January 08, 2012

Favorite Books: Sylvester and the Magic Pebble

One of my favorite books of all time is Sylvester and the Magic Pebble by William Steig.  It was published in 1969, and won the Caldecott Medal in 1970.  I was born late in 1969, and I don't remember the first time I was read this book, so my mother must've gotten it pretty early on.  I still read it regularly, and it's become my standard favorite children's picture book, up there with Maurice Sendak's Where the Wild Things Are and Shel Silverstein's The Giving Tree.

Sylvester and the Magic Pebble is a frightening, magical story about a young donkey named Sylvester who likes collecting unusual pebbles.  One day, while out walking alone on a rainy day, he finds a shiny red pebble, and while holding it, offhandedly wishes the rain would stop.  The rain CEASES, and after a few tests, Sylvester realizes that the pebble grants wishes as long as he is holding it.

Thrilled about his discovery, Sylvester heads home with big plans for the pebble's magic, but on the way, he is spotted by a hungry lion.  In panic, Sylvester doesn't think clearly, and to protect himself, wishes that he was a rock.  And so he turns into a rock, safe from the lion, but with the pebble lying beside him, not quite touching him, Sylvester can't turn himself back into a donkey.

So Sylvester is stuck as a rock, unable to get home to his loving parents, unable to do anything but lie there and wait, powerless. That's the stuff of childhood nightmares -- being separated from home, transformed into something unrecognizable and immobile, with all the power in the universe lying right beside you but unreachable.  By acting quickly without thinking, Sylvester traded one danger for something even worse.

I always found the worry on his parents' faces so touching as they start searching for him. It's wrenching how they slip into despair as Sylvester is nowhere to be found, even after asking all the kids in the neighborhood, the police, and sniffing dogs to search him out. And all the time, Sylvester is just less than a mile away, unable to return home. It hits home with every child how sad his parents felt.  As Steig writes, "They were miserable. Life had no meaning for them any more."

The seasons pass, and Sylvester slips into the ennui of being a rock, sleeping so he won't feel "hopeless and unhappy".  There's one snowy winter scene in which a wolf sits on the Sylvester-rock and "howled and howled because he was hungry."  I always loved that so much -- the wolf crying out in hunger mirroring Sylvester's endless desire to return home. The illustration is white and cold, and just heartbreaking.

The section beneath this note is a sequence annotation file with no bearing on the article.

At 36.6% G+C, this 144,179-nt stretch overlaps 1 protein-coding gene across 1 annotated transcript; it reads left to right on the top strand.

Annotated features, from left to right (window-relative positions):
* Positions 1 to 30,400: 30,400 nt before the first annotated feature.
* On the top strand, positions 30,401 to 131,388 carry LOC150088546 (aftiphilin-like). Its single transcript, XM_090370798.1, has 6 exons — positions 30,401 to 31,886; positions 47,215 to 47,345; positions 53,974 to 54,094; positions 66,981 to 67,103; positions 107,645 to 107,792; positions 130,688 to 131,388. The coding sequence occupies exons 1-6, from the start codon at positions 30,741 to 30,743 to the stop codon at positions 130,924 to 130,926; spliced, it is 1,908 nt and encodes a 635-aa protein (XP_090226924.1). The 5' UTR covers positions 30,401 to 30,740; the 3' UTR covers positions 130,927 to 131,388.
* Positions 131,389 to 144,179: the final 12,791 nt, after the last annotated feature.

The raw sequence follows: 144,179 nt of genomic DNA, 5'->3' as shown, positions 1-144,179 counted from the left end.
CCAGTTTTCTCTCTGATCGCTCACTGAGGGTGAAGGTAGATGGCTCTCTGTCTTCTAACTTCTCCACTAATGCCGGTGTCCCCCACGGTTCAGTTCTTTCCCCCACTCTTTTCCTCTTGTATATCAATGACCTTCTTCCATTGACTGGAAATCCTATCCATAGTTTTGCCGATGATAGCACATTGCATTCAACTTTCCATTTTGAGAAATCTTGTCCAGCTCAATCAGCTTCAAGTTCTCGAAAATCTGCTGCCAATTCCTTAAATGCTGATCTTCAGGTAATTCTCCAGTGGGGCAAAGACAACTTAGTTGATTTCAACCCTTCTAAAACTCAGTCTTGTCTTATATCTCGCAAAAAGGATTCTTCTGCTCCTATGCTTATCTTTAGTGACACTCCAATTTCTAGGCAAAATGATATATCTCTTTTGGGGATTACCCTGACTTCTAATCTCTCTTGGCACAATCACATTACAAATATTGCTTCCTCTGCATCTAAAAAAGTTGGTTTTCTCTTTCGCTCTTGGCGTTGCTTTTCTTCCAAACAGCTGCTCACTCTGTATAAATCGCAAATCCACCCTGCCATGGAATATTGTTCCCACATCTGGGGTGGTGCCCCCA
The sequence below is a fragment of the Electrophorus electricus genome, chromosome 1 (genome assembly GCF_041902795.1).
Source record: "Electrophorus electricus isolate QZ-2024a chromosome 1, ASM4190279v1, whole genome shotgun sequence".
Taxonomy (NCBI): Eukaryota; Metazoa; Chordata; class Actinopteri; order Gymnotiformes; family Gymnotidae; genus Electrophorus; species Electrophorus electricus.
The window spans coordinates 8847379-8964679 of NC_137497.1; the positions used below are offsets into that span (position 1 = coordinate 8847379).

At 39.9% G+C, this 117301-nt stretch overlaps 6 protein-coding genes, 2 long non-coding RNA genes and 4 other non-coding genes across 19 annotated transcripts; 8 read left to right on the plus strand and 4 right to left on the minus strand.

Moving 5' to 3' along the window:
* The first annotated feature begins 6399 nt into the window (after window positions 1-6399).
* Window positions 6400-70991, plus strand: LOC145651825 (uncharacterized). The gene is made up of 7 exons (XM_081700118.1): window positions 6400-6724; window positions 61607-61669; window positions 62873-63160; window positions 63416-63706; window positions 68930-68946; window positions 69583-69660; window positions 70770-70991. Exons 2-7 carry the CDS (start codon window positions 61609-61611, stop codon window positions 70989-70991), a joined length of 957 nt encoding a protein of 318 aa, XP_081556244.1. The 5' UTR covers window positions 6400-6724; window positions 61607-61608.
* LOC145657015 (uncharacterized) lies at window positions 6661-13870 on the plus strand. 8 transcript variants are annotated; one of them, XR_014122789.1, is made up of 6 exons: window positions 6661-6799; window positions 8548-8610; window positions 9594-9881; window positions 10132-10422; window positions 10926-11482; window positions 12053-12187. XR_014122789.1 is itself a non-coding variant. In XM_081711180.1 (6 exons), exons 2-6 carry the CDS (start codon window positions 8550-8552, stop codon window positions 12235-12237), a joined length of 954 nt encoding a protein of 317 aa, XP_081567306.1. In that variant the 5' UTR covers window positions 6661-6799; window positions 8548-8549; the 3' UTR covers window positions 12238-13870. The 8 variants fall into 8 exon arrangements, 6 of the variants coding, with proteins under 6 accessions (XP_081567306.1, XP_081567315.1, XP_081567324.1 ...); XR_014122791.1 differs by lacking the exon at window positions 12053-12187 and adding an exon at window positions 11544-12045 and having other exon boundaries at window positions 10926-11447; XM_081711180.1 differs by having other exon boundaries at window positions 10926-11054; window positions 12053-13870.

Finally, in Spring, Sylvester's parents go have a sad picnic, and through sheer coincidence, set up their umbrella and basket next to the Sylvester-rock, and eat right on top of him.  They talk about him, but he can't respond, which is maddening. His mother even has a feeling that he is near.  His father finds the red magic pebble, and puts it on top of the rock, saying how much Sylvester would have loved it for his collection.

Sylvester wishes he was "my real self again" and presto!, he returns to being a donkey.  They rejoice in surprise, which will still reduce me to tears on occasion.  Then they go home together, and have no need to use the pebble's magic, because, "for now, what more could they wish for? They all had all that they wanted."

In simple, direct language, Steig weaves a emotional, psychologically and philosophically complex tale that has never stopped resonating with me and millions of others.  The story is deeply sad and quite terrifying, really, but the drawings have lots of humor, too, like the ducks in the river looking up in surprise when Sylvester wishes the rain away, the consternation on the face of the lion when Sylvester turns into a rock, and the dishes falling off Sylvester's back when he transforms back into a donkey.

Even as a child, I also knew it was funny that the police in town were drawn as pigs, but that's also caused the book to be banned in various places. Whatever -- it's a tiny subversive touch that only makes me love the book even more.

I've loved William Steig as a New Yorker cartoonist, too, and I've enjoyed some of his other picture books, but nothing comes close to the pure emotional wallop Sylvester and the Magic Pebble delivers with its short, delightfully illustrated story.  Yes, Steig also wrote the book Shrek!, which the popular DreamWorks movies were based on, but for me, Sylvester's story is the one that really hits home.

It's a perfect children's book, and will always be one of my all-time favorites.

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